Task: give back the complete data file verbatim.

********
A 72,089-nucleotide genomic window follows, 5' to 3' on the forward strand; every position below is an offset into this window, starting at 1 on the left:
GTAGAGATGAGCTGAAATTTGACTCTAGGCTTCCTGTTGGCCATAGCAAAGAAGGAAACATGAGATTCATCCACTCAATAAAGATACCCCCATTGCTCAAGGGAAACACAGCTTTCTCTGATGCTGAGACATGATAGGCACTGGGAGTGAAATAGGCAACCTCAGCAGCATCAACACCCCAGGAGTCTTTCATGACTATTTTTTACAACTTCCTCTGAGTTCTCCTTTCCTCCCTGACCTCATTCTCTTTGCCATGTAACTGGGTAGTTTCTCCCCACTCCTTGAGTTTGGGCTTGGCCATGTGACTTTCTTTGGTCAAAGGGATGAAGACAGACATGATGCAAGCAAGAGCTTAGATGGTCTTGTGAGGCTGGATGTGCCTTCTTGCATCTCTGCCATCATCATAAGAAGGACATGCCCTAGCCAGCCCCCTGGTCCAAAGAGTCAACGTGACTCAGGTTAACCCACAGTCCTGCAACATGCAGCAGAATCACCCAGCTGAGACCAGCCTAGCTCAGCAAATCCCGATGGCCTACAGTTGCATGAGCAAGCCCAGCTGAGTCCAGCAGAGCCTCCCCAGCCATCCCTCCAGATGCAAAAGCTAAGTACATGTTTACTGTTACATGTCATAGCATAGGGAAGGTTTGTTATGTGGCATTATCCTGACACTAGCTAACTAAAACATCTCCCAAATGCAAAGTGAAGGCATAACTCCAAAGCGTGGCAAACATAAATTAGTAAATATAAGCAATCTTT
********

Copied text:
A 72,089-nucleotide genomic window follows, 5' to 3' on the forward strand; every position below is an offset into this window, starting at 1 on the left:
GTAGAGATGAGCTGAAATTTGACTCTAGGCTTCCTGTTGGCCATAGCAAAGAAGGAAACATGAGATTCATCCACTCAATAAAGATACCCCCATTGCTCAAGGGAAACACAGCTTTCTCTGATGCTGAGACATGATAGGCACTGGGAGTGAAATAGGCAACCTCAGCAGCATCAACACCCCAGGAGTCTTTCATGACTATTTTTTACAACTTCCTCTGAGTTCTCCTTTCCTCCCTGACCTCATTCTCTTTGCCATGTAACTGGGTAGTTTCTCCCCACTCCTTGAGTTTGGGCTTGGCCATGTGACTTTCTTTGGTCAAAGGGATGAAGACAGACATGATGCAAGCAAGAGCTTAGATGGTCTTGTGAGGCTGGATGTGCCTTCTTGCATCTCTGCCATCATCATAAGAAGGACATGCCCTAGCCAGCCCCCTGGTCCAAAGAGTCAACGTGACTCAGGTTAACCCACAGTCCTGCAACATGCAGCAGAATCACCCAGCTGAGACCAGCCTAGCTCAGCAAATCCCGATGGCCTACAGTTGCATGAGCAAGCCCAGCTGAGTCCAGCAGAGCCTCCCCAGCCATCCCTCCAGATGCAAAAGCTAAGTACATGTTTACTGTTACATGTCATAGCATAGGGAAGGTTTGTTATGTGGCATTATCCTGACACTAGCTAACTAAAACATCTCCCAAATGCAAAGTGAAGGCATAACTCCAAAGCGTGGCAAACATAAATTAGTAAATATAAGCAATCTTT